Many people have argued that college is the time to find your “self.” They say it is your chance to explore many different ideas and find the one most suitable for explaining or bringing out this “self.”
For me, this idea (or belief) was once Christianity. However, after a brief stint as a Christian, I suddenly had the instinct to reject it. At the time, I didn’t really spell out my reasons for doing such a thing. Now, this abrupt rejection has led me to ask the following question: Why am I not a Christian?
Though Christianity has brought much good to society, one could make the case that it has been equally harmful. In the name of God, many wars were fought (the French Wars of Religion, Thirty Years War, etc.), many heretics were burned and many great thinkers were silenced. However, my rejection of Christianity stemmed more from the complete ignorance that some Christians displayed regarding these matters. More importantly, it stemmed from how Christianity was established in this world.
Many people assume that Christianity was established in a peaceful, Christ-like manner, but its establishment was perhaps one of the bloodiest known to mankind. This led me to question whether Christianity was as fundamental as certain persons made it to be. I mean, at least intuitively, if God was as powerful and good as the Bible purports, the means of spreading his word shouldn’t have been as violent and forceful. Even today, many people (politicians, preachers, teachers, etc.) attempt to force religious dogmas on us – certainly not Christ-like behavior.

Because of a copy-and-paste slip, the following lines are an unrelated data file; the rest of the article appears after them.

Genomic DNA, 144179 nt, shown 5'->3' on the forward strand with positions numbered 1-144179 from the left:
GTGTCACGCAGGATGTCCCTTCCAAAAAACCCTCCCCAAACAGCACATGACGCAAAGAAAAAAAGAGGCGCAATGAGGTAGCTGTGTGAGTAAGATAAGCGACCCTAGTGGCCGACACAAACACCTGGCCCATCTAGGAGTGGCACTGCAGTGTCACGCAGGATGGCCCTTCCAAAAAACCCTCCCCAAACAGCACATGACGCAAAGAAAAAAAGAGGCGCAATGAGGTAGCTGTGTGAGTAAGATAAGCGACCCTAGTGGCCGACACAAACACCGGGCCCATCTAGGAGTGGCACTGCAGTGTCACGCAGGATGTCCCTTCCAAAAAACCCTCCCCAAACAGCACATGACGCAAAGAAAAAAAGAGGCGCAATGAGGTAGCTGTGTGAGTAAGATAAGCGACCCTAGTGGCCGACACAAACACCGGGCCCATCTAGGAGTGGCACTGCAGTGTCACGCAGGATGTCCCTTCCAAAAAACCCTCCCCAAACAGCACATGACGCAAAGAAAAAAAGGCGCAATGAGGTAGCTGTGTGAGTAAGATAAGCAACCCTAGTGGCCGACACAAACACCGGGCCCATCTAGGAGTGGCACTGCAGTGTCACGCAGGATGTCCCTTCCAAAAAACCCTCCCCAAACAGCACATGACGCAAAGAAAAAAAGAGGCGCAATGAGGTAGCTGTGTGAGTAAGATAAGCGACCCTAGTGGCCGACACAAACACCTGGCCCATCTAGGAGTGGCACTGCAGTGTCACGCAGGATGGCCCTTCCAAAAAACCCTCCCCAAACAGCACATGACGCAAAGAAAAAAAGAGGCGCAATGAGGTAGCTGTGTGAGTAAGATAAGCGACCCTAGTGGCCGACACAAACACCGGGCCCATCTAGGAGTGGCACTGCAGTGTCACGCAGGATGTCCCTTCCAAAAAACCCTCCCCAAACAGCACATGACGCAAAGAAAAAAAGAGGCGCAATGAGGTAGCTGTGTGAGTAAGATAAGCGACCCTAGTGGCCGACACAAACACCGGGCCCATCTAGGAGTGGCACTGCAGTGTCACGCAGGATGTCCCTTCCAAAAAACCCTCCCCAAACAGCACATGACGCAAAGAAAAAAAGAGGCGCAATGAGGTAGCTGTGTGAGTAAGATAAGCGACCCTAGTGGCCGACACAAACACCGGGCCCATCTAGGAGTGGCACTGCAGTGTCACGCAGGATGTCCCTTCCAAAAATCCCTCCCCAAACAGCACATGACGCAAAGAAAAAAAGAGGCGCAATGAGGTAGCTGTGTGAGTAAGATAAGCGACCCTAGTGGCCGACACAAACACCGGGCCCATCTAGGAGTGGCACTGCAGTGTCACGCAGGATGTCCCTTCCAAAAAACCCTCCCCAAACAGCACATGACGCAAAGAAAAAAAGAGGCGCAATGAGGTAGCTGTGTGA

Another point on which I diverge from Christianity is its stance on morality. Most followers of Christianity (or any theistic religion) hold to the claim that “morality is dependent on God.” I take this to mean that if God did not exist, then morality (as we know it) would be lost. As it states in the Bible, “everything would be permissible.” Yet, I felt troubled by this notion because morality seemed to extend beyond the dictates of God. That is, morality seems to be something more than just what God says is “right or wrong.”
In the end, I’m certain my doubts about religion (Christianity in particular) won’t create groundbreaking arguments against it. But that wasn’t my point. I just wanted to offer an example of a person testing his beliefs. At times, we hesitate to question our beliefs for numerous reasons – social pressures, overwhelming utility, conformity, comfort, etc. How else will we know what they truly are?